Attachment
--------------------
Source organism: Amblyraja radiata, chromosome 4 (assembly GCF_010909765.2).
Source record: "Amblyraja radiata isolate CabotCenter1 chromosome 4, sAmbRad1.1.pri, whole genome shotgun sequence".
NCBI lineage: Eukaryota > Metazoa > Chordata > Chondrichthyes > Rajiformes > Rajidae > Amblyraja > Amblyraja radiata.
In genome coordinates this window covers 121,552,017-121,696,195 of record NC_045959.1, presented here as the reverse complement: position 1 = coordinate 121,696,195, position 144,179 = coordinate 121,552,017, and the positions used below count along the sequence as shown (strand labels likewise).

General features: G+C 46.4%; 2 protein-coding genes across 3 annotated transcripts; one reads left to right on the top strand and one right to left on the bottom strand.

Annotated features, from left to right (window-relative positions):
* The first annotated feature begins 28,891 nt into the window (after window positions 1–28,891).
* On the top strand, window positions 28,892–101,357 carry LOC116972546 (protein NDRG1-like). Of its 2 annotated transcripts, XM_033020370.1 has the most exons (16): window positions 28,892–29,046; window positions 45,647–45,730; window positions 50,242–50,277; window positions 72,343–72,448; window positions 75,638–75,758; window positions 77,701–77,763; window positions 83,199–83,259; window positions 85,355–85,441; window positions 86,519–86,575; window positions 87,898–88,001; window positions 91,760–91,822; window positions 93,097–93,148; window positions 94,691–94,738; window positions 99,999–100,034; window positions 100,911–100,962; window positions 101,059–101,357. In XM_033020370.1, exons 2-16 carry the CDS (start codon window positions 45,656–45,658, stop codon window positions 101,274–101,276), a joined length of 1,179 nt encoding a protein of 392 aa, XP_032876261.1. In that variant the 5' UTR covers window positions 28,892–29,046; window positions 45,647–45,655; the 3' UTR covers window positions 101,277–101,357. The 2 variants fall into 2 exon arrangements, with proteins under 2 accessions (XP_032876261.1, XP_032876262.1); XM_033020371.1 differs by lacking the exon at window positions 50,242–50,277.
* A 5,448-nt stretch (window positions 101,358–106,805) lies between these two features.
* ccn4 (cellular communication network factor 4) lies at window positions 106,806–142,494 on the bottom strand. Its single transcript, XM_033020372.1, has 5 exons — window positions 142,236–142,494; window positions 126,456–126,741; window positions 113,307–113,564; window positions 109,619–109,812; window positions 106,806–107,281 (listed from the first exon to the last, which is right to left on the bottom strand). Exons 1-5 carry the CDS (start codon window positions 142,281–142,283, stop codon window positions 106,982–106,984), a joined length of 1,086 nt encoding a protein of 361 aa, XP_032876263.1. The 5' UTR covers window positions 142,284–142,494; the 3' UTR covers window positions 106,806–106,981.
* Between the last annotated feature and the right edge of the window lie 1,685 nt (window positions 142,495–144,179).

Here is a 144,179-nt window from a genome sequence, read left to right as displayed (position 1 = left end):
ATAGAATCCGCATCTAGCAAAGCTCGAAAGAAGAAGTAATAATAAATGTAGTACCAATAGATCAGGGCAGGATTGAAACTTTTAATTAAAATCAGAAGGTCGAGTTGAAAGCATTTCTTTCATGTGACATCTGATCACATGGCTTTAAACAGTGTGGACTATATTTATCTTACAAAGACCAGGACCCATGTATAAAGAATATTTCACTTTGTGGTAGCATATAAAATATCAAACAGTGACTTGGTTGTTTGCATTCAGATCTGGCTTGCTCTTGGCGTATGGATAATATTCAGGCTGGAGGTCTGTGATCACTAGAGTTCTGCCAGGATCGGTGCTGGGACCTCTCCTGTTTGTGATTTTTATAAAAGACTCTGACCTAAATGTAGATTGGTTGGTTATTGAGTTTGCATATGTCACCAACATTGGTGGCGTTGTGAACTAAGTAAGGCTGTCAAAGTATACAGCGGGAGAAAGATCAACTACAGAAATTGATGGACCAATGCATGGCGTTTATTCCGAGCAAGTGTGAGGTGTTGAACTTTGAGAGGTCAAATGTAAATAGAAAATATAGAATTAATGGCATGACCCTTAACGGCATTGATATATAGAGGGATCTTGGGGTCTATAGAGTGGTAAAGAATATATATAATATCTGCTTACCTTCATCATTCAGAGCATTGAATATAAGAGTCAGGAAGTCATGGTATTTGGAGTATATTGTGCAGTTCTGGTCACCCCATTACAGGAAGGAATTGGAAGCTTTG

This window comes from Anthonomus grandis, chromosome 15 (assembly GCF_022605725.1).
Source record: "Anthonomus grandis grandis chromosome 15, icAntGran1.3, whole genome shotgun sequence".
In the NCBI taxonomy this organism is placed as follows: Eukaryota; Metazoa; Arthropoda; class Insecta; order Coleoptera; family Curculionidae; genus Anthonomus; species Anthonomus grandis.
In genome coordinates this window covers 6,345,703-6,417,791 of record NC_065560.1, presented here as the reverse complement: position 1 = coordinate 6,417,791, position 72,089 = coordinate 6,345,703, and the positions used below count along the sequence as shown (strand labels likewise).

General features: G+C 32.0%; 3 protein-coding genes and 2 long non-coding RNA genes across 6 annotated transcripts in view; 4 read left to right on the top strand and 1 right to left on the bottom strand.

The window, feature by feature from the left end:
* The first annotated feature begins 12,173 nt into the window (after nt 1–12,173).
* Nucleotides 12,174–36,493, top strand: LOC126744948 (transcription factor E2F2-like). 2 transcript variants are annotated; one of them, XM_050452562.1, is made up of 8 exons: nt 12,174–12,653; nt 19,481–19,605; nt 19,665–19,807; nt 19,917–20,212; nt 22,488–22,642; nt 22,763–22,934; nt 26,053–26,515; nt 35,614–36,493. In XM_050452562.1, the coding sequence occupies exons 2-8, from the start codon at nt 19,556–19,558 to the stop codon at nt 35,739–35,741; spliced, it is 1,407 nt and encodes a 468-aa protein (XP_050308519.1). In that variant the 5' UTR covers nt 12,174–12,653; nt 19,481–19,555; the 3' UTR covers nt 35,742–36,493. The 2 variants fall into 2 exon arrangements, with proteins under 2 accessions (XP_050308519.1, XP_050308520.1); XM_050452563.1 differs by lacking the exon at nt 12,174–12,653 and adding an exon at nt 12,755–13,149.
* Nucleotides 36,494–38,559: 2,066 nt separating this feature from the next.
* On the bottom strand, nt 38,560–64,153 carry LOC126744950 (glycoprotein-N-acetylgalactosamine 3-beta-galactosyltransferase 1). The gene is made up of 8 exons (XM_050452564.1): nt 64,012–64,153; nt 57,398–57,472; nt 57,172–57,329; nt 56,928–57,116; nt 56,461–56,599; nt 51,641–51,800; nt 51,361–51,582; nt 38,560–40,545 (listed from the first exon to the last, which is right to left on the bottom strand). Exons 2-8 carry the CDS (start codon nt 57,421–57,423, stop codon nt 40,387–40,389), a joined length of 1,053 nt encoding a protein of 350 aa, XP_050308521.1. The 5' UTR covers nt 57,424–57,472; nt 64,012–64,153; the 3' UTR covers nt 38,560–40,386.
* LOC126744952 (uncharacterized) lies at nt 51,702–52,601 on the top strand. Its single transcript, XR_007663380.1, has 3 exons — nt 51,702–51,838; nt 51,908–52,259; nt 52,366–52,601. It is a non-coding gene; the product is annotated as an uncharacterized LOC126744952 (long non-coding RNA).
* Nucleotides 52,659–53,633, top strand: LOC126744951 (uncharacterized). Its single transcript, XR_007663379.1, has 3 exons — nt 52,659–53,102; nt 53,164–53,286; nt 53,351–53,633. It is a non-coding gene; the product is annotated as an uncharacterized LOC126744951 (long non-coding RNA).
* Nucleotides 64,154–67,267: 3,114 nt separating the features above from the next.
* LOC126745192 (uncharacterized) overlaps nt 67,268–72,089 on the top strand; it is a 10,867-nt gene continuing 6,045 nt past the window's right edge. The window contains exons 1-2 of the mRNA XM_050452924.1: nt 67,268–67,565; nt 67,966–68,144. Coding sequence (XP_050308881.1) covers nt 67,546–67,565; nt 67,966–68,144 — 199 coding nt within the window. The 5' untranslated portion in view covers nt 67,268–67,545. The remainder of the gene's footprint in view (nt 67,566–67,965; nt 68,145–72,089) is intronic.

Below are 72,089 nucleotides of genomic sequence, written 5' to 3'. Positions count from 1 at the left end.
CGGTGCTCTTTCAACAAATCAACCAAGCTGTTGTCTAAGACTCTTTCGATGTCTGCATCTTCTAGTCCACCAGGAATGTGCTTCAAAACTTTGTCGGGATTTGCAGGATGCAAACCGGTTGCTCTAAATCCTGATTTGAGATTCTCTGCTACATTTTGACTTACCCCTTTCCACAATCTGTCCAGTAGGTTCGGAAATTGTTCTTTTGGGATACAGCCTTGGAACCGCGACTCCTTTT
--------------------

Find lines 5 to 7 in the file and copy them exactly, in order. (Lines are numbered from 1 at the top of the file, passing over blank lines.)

General features: G+C 46.4%; 2 protein-coding genes across 3 annotated transcripts; one reads left to right on the top strand and one right to left on the bottom strand.

Annotated features, from left to right (window-relative positions):
* The first annotated feature begins 28,891 nt into the window (after window positions 1–28,891).